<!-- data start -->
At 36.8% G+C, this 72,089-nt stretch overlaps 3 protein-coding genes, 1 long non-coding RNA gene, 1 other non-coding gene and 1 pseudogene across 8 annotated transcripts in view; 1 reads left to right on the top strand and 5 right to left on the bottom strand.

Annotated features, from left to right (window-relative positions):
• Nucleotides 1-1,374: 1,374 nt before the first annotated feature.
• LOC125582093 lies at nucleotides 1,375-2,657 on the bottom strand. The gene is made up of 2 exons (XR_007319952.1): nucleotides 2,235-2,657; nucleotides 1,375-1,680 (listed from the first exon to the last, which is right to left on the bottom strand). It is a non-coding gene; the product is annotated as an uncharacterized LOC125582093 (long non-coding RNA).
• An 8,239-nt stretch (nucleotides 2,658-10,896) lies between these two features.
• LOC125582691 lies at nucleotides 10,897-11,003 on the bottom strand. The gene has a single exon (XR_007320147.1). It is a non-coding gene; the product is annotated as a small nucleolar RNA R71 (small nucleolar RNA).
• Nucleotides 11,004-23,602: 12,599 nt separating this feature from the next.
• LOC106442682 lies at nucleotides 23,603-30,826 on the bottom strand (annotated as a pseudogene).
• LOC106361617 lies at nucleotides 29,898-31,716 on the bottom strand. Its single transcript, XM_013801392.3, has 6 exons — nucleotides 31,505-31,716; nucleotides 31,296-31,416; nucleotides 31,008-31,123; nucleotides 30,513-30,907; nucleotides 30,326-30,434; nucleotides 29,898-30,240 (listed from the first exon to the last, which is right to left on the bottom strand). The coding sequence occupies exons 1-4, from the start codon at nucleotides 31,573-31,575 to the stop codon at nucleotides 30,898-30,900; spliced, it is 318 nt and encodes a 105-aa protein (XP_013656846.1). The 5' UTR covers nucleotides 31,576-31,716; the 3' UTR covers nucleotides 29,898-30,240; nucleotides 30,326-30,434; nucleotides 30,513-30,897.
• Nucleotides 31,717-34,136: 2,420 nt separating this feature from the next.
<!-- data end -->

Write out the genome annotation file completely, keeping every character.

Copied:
At 36.8% G+C, this 72,089-nt stretch overlaps 3 protein-coding genes, 1 long non-coding RNA gene, 1 other non-coding gene and 1 pseudogene across 8 annotated transcripts in view; 1 reads left to right on the top strand and 5 right to left on the bottom strand.

Annotated features, from left to right (window-relative positions):
• Nucleotides 1-1,374: 1,374 nt before the first annotated feature.
• LOC125582093 lies at nucleotides 1,375-2,657 on the bottom strand. The gene is made up of 2 exons (XR_007319952.1): nucleotides 2,235-2,657; nucleotides 1,375-1,680 (listed from the first exon to the last, which is right to left on the bottom strand). It is a non-coding gene; the product is annotated as an uncharacterized LOC125582093 (long non-coding RNA).
• An 8,239-nt stretch (nucleotides 2,658-10,896) lies between these two features.
• LOC125582691 lies at nucleotides 10,897-11,003 on the bottom strand. The gene has a single exon (XR_007320147.1). It is a non-coding gene; the product is annotated as a small nucleolar RNA R71 (small nucleolar RNA).
• Nucleotides 11,004-23,602: 12,599 nt separating this feature from the next.
• LOC106442682 lies at nucleotides 23,603-30,826 on the bottom strand (annotated as a pseudogene).
• LOC106361617 lies at nucleotides 29,898-31,716 on the bottom strand. Its single transcript, XM_013801392.3, has 6 exons — nucleotides 31,505-31,716; nucleotides 31,296-31,416; nucleotides 31,008-31,123; nucleotides 30,513-30,907; nucleotides 30,326-30,434; nucleotides 29,898-30,240 (listed from the first exon to the last, which is right to left on the bottom strand). The coding sequence occupies exons 1-4, from the start codon at nucleotides 31,573-31,575 to the stop codon at nucleotides 30,898-30,900; spliced, it is 318 nt and encodes a 105-aa protein (XP_013656846.1). The 5' UTR covers nucleotides 31,576-31,716; the 3' UTR covers nucleotides 29,898-30,240; nucleotides 30,326-30,434; nucleotides 30,513-30,897.
• Nucleotides 31,717-34,136: 2,420 nt separating this feature from the next.